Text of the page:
Business Secretary Greg Clark has criticised Boeing for its “totally unjustified” action against Bombardier, in a trade dispute that threatens thousands of jobs in Northern Ireland.
Canadian firm Bombardier, which employs 4,000 people in Belfast, is facing a 220% tariff on a new model of passenger jet and a second preliminary levy of 80% on the exports of its planes to the US.
The dispute between the two rivals centres around claims from US firm Boeing that Bombardier received unfair state subsidies from the UK and Canada, allowing it to sell airliners at below-cost prices in the US.
Speaking to MPs, Mr Clark described the tariff decisions as “bitterly disappointing” but stressed they were “only the first step in the process”, with a final ruling due in February.
“We will look to the US to ensure the process is rigorous and not politically influenced,” he said.
He added: “We consider this action by Boeing to be totally unjustified, to be unwarranted and incompatible with the conduct that we would expect of a company with a long-term business relationship with the United Kingdom.”
The wings for the C-Series jet are made in Northern Ireland and Bombardier has said the model affected by the row is “critical” to its operations there.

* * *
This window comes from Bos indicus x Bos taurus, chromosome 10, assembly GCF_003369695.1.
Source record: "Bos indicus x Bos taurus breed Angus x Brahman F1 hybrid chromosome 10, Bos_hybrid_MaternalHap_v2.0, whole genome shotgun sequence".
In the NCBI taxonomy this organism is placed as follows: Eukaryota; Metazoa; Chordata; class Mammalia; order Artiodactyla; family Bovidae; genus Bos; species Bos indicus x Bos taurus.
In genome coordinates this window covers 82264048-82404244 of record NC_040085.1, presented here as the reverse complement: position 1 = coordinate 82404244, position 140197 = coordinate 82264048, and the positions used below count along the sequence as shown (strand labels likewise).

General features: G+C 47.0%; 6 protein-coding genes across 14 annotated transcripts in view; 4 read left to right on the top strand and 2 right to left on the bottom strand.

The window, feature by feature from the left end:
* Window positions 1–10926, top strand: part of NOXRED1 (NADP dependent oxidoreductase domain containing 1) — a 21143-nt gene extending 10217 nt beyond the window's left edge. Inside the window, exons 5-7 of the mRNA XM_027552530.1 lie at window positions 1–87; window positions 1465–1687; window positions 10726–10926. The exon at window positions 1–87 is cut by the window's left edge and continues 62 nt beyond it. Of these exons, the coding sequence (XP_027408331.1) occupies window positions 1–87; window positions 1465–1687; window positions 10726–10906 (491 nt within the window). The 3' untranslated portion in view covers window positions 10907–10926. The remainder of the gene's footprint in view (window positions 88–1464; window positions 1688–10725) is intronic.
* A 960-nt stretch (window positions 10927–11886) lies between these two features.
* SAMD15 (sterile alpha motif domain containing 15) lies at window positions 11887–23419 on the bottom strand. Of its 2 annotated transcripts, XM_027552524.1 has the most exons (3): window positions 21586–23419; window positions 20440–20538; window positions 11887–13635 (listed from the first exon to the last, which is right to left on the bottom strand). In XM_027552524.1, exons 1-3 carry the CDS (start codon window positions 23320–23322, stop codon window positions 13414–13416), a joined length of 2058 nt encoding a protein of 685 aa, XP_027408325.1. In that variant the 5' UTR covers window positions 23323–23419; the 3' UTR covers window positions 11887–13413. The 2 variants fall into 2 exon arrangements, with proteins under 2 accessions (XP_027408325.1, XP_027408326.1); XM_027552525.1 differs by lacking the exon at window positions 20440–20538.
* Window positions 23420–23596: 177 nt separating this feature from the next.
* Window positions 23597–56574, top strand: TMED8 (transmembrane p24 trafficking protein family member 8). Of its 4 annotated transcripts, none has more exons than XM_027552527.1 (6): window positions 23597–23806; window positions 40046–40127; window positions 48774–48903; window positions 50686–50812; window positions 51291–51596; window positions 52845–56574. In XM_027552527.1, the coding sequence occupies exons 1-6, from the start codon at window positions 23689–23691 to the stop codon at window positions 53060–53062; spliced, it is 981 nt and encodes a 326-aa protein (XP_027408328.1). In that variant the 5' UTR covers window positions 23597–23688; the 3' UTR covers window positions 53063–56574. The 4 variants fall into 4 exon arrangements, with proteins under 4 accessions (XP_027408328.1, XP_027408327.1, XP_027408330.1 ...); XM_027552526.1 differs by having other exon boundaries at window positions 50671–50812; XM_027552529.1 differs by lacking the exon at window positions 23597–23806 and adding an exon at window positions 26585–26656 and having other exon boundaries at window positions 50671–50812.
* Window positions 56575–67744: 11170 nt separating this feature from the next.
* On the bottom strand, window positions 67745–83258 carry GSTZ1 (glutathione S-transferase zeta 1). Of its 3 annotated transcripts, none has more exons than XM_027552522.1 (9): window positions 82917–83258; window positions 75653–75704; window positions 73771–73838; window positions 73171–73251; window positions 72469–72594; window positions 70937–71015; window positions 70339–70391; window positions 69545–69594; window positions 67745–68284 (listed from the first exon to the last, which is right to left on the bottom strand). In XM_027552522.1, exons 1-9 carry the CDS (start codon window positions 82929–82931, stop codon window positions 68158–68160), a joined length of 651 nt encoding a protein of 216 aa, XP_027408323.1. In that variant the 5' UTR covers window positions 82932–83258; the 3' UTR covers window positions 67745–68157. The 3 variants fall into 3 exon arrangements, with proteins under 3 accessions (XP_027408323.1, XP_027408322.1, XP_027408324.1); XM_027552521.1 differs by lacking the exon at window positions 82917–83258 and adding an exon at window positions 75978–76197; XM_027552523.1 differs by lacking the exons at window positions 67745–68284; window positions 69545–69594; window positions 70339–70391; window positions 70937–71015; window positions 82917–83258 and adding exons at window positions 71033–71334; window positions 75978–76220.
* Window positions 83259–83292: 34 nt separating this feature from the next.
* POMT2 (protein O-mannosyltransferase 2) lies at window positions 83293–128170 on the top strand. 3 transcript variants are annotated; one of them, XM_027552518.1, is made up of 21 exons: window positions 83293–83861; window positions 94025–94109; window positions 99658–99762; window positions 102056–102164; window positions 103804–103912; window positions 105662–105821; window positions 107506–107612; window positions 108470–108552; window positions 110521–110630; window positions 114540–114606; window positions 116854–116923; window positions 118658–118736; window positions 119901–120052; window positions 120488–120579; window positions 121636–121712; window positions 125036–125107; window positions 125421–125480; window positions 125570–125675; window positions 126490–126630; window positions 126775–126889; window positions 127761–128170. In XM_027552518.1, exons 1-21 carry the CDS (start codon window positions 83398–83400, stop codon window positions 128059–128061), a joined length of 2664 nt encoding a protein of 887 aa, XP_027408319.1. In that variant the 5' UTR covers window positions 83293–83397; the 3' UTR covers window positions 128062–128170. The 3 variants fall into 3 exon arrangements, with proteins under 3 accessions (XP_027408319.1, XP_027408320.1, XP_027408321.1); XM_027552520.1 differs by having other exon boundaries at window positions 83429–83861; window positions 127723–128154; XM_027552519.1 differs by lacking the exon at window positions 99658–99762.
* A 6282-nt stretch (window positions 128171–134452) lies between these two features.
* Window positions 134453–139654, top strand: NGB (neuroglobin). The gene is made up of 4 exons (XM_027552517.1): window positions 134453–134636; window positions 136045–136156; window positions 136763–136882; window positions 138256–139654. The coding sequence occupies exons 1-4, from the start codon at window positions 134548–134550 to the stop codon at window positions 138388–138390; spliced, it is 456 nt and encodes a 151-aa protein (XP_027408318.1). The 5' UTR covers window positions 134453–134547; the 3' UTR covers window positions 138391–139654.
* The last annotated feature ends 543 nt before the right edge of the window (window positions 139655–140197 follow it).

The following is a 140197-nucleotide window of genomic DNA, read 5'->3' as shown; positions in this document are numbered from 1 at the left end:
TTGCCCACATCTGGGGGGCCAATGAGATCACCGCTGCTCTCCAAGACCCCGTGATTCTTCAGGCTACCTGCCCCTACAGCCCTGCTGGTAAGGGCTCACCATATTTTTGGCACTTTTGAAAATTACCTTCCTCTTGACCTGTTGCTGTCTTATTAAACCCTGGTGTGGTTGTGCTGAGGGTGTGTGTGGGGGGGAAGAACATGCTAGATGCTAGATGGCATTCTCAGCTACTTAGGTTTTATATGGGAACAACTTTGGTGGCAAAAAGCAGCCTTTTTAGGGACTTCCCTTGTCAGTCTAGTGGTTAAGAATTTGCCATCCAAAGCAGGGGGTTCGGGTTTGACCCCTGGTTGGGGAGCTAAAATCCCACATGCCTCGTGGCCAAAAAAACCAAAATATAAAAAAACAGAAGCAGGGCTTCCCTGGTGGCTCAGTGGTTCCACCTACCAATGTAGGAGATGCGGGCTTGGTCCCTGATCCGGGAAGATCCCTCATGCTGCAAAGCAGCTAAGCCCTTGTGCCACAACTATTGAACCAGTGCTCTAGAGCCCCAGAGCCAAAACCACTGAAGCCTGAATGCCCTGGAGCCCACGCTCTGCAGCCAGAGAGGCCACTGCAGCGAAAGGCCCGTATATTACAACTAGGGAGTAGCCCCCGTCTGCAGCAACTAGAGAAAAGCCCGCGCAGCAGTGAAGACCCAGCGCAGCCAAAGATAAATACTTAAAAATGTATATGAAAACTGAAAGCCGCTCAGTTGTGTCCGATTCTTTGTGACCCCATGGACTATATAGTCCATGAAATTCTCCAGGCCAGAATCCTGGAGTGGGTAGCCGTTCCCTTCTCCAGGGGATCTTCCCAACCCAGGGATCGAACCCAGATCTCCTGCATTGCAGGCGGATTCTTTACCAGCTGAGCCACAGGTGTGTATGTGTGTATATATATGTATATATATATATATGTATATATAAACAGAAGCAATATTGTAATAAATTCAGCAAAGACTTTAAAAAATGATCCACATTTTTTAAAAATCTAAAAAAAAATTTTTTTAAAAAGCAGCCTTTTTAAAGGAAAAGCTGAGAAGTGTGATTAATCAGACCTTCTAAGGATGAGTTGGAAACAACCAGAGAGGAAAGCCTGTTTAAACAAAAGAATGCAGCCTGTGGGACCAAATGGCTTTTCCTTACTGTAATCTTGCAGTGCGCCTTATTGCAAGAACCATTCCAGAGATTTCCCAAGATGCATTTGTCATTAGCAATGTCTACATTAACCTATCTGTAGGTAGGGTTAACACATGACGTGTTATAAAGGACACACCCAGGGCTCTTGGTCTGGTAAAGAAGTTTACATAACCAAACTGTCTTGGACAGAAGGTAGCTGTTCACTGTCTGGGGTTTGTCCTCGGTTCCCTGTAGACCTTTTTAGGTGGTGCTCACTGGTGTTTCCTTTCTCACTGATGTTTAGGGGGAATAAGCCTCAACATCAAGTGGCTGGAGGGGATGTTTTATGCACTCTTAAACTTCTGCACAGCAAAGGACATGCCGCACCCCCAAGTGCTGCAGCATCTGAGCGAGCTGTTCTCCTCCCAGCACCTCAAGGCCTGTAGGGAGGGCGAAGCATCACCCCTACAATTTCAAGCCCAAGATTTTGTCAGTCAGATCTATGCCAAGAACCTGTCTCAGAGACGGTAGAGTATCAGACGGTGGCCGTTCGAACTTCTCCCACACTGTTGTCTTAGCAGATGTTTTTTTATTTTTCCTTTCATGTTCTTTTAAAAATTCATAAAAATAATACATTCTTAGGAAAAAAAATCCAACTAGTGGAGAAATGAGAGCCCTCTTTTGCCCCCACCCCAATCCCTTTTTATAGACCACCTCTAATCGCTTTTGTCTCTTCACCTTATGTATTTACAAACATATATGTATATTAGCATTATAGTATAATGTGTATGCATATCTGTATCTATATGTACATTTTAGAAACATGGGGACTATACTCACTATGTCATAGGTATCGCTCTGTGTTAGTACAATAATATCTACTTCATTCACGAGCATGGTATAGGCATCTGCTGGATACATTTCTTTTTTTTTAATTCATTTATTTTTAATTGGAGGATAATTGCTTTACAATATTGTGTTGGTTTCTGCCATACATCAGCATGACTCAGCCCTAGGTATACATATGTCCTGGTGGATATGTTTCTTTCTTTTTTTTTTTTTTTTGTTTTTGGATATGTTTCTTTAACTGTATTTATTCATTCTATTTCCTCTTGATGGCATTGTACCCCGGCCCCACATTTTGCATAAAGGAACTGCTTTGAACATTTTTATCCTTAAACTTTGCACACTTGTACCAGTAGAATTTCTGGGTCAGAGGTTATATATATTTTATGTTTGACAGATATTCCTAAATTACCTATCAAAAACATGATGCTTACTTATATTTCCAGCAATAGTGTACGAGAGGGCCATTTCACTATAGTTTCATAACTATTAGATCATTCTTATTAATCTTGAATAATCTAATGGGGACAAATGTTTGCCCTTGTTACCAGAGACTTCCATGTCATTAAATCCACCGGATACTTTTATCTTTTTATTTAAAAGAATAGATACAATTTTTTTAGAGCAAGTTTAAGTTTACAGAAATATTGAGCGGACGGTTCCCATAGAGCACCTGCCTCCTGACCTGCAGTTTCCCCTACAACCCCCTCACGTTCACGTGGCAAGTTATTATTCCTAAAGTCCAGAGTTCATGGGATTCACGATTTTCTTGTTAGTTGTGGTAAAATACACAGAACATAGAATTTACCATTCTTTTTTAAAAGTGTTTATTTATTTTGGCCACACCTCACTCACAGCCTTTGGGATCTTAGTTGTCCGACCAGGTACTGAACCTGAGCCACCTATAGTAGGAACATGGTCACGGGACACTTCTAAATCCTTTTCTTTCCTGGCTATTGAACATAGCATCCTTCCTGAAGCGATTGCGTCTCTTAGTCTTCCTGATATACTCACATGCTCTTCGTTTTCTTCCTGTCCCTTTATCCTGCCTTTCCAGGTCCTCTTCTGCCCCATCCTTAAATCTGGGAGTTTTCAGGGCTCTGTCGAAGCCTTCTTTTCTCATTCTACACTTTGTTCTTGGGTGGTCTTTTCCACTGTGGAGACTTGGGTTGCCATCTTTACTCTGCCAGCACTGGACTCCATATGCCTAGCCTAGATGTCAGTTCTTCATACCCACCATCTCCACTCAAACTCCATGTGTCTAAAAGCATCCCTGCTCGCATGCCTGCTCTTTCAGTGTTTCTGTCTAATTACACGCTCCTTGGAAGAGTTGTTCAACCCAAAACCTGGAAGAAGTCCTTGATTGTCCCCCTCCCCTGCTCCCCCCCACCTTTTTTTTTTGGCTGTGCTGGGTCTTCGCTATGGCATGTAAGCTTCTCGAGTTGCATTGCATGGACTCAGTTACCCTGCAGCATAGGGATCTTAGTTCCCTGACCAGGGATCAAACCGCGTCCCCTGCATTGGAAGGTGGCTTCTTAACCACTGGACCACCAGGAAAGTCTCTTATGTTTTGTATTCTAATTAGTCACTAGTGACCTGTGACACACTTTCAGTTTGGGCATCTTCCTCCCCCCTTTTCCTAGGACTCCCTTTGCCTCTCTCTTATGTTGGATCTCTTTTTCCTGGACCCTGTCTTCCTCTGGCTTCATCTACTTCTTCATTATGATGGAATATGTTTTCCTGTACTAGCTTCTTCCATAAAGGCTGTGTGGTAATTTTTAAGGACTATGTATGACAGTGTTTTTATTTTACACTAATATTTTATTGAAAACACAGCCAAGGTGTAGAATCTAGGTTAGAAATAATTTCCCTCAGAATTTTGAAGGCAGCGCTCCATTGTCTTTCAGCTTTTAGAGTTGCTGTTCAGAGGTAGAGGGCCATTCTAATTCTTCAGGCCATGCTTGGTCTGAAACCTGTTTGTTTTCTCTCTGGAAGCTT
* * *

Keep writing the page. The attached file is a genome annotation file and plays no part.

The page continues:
Mr Clark said Boeing does not even make a competing aircraft in the 100-125 seat sector, which is where the C-Series model sits.
Bombardier has been accused by Boeing of receiving unfair state support – including a £113m loan from the British Government – for the C Series.
Mr Clark says the Government “strongly and robustly refutes this allegation”, adding: “We can demonstrate any aid that has been given… is consistent with the type of assistance Boeing has had over time.”
He said the Prime Minister had discussed the matter twice with US President Donald Trump, asking the US government to “do all it can to encourage Boeing to drop its complaint”.
“This Government has been working tirelessly to bring the case to a satisfactory resolution and we will continue to do so,” he said.
Boeing has previously said the row “had nothing to do with limiting innovation or competition” but was about “maintaining a level playing field and ensuring that aerospace companies abide by trade agreements”.